In the early morning of 9 September 2013, the people of Zamboanga were roused by explosions and gunfire that resulted in hysteria, some casualties and injuries, and displacement. The events have drawn attention from all fronts, including international, and have raised a host of humanitarian concerns ranging from the needs of evacuees, the release of hostages, and the reduction of the violence and firepower that have marked the standoff between Philippine security forces and the MNLF (Misuari) forces.
All these serve to underscore, now more than ever, the difficulties and complications involving the search for peace in Mindanao. We recall that nearly twenty (20) years ago, on 2 September 1996, the MNLF Chairman Nur Misuari and the government of then President Fidel Ramos signed the so-called Final Peace Agreement (FPA). On hindsight the FPA now appears to be badly flawed and implemented. Thus, of late, Chairman Misuari has been calling upon the government to fulfill its obligations in the accord. A tripartite review process has been organized to address the issues involved in the implementation of the FPA of 1996. Lately, however – the MNLF claim – the Philippine government has written the Organization of Islamic Conference, of the termination of the tripartite review process. This has allegedly led to their return to their pre-FPA stance and Chairman Misuari’s declaration of Mindanao independence. The termination of the tripartite review process has been flatly denied by the Philippine Government which declared that it has in fact invited the MNLF, (including providing reserved seats in the Transitional Commission), for discussions related to issues on the Mindanao peace processes and governance in the Bangsamoro. The latter have, however, not acceded.
Now we observe the consequences of the lack of understanding and consensus on the roadmap that should characterize the Philippine Government’s treatment of the peace process with the MNLF. In the midst of the critical events that have gripped Zamboanga City, we are faced with a humanitarian nightmare that must be dealt with on multiple levels, i.e., at the level of… (a) the national government with the Office of the Presidential Adviser on the Peace Process helping provide key directions for decision and action, (b) the city government taking the lead on local crisis management, (c) at the international level, where the engagement of over 50 countries comprising the Organization of Islamic Conference may very well persuade a return to the negotiation table to craft out a meaningful constructive direction towards peace with the MNLF, and (d) ) at the level of civil society solidarity groups – religious, academic, NGOs, peoples’ organizations, etc. – that may offer various forms of support, from negotiation assistance to relief work.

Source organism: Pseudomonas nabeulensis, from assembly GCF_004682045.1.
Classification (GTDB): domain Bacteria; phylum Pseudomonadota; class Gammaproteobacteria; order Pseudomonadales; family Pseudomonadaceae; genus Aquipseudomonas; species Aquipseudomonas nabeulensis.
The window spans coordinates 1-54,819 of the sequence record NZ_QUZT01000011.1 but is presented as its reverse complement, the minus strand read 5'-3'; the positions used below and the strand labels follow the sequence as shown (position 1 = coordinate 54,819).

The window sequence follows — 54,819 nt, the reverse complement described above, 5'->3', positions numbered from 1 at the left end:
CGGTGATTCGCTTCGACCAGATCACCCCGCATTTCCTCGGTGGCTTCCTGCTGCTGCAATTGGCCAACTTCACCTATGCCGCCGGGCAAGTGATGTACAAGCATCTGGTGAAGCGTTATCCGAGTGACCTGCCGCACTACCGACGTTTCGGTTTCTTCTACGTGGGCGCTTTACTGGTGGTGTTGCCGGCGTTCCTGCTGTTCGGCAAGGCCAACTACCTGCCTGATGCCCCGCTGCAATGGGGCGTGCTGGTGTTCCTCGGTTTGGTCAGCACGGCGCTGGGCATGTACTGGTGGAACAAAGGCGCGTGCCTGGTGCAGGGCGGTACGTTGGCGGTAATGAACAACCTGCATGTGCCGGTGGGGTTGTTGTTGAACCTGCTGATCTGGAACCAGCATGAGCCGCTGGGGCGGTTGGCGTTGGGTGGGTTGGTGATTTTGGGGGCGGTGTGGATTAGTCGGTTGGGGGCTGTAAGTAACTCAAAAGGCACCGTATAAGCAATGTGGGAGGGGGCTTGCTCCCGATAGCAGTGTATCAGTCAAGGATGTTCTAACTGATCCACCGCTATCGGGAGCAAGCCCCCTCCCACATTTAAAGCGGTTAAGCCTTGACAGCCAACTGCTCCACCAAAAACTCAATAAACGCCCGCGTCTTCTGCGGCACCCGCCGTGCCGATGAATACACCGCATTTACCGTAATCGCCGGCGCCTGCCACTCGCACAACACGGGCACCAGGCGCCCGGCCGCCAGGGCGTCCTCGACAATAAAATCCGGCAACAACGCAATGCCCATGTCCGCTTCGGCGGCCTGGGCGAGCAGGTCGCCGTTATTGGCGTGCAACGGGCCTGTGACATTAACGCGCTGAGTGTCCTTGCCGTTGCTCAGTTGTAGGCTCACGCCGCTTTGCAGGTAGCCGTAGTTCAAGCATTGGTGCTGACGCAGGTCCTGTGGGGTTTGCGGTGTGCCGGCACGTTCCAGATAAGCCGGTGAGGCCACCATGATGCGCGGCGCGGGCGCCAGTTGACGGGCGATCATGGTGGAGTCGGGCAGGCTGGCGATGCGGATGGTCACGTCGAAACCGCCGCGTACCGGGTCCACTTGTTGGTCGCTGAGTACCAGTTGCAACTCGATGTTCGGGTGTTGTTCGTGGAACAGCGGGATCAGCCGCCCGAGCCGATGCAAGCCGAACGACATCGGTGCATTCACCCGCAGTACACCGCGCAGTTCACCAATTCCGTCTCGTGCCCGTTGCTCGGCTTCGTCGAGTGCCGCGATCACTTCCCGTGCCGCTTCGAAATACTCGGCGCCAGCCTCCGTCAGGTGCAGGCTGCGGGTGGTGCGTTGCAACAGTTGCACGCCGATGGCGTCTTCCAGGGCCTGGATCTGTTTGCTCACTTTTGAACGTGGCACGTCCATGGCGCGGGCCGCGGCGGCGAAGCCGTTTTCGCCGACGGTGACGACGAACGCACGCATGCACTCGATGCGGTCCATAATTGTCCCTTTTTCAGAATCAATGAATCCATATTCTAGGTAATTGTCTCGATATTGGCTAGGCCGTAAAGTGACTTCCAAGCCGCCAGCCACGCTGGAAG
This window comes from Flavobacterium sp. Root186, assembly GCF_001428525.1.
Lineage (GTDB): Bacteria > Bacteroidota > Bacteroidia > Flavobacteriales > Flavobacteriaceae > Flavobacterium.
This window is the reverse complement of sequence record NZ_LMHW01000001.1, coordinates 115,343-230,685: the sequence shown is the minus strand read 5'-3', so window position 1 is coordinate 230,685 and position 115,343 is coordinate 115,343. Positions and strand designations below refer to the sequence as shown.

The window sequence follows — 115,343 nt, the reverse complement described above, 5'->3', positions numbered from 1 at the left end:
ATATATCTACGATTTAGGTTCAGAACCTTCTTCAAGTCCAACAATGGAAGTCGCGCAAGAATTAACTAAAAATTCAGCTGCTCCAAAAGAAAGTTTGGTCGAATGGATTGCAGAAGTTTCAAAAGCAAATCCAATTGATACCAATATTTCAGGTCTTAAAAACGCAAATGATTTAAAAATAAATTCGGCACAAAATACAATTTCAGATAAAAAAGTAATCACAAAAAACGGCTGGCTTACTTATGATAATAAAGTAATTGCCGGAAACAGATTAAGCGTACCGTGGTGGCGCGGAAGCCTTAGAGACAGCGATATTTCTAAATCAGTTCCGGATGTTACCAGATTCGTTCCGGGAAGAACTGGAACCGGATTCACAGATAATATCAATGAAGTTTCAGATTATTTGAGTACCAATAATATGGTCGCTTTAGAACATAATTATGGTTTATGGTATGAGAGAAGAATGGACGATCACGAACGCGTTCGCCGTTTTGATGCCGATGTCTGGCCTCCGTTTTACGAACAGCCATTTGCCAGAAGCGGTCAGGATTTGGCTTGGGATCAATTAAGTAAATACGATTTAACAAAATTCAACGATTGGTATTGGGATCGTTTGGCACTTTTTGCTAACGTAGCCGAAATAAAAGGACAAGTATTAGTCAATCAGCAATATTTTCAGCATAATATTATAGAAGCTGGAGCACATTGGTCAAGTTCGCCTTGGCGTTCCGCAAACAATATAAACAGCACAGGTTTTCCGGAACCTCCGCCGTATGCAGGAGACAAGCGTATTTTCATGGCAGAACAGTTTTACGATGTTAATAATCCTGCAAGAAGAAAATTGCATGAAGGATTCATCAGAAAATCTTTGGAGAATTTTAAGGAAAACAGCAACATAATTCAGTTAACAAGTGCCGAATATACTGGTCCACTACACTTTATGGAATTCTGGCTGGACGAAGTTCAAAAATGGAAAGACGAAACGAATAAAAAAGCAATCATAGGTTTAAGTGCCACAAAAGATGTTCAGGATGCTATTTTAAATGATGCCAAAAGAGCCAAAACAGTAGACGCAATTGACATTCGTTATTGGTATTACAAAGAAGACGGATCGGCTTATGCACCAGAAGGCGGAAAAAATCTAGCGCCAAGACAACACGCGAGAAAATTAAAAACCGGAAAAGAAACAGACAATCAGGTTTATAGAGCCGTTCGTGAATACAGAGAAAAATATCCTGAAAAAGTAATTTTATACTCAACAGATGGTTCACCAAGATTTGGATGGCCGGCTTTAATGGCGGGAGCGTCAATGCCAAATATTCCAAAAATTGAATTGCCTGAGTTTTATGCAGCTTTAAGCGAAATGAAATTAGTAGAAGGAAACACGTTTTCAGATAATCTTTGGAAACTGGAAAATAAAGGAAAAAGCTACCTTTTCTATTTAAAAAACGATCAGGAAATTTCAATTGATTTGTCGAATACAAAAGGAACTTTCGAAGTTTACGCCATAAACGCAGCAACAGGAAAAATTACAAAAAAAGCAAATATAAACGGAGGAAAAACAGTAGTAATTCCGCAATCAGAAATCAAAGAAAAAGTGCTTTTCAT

Most immediately, we call for attention to the imperative of peace. Alas, it is the poor and innocent who die and suffer in this senseless violence. Regardless of how lofty the cause, there is no justification in the use of violence against defenseless citizens, the ordinary people who most love and only wish to work in peace. With the attack, thousands of children were suddenly hijacked of their school and play, families suddenly losing houses and livelihoods and loved ones, wholesale terror and anger suddenly seizing a whole city. In the strongest terms possible, we express our outrage and declare that this kind of violence has no place among the peace-loving people of Zamboanga and its environs.
We call on the MNLF to carry its grievances to the peace table. For the sake of the people of Mindanao, especially the Bangsamoro citizens, the MNLF must seriously consider the public assurance of national government to carry on the talks with Indonesia as facilitator. At the end of the day, peace must prevail. But there can be no peace and harmony in any society without rule of law.
Lastly, we urge the authorities to act with dispatch and righteousness, address and manage the crisis with utmost sobriety and efficiency. The sooner this crisis is resolved, the faster we shall achieve normalcy and peace.
May God save Zamboanga and its people.
FR. ANGEL C. CALVO, CMF REV. PAULINO R. ERSANDO
Lead Convener Evangelical Convener
PROF. ALI T. YACUB, AL-HJ MR. NULHAMDO P. CEGALES
Muslim Convener Indigenous Peoples Convener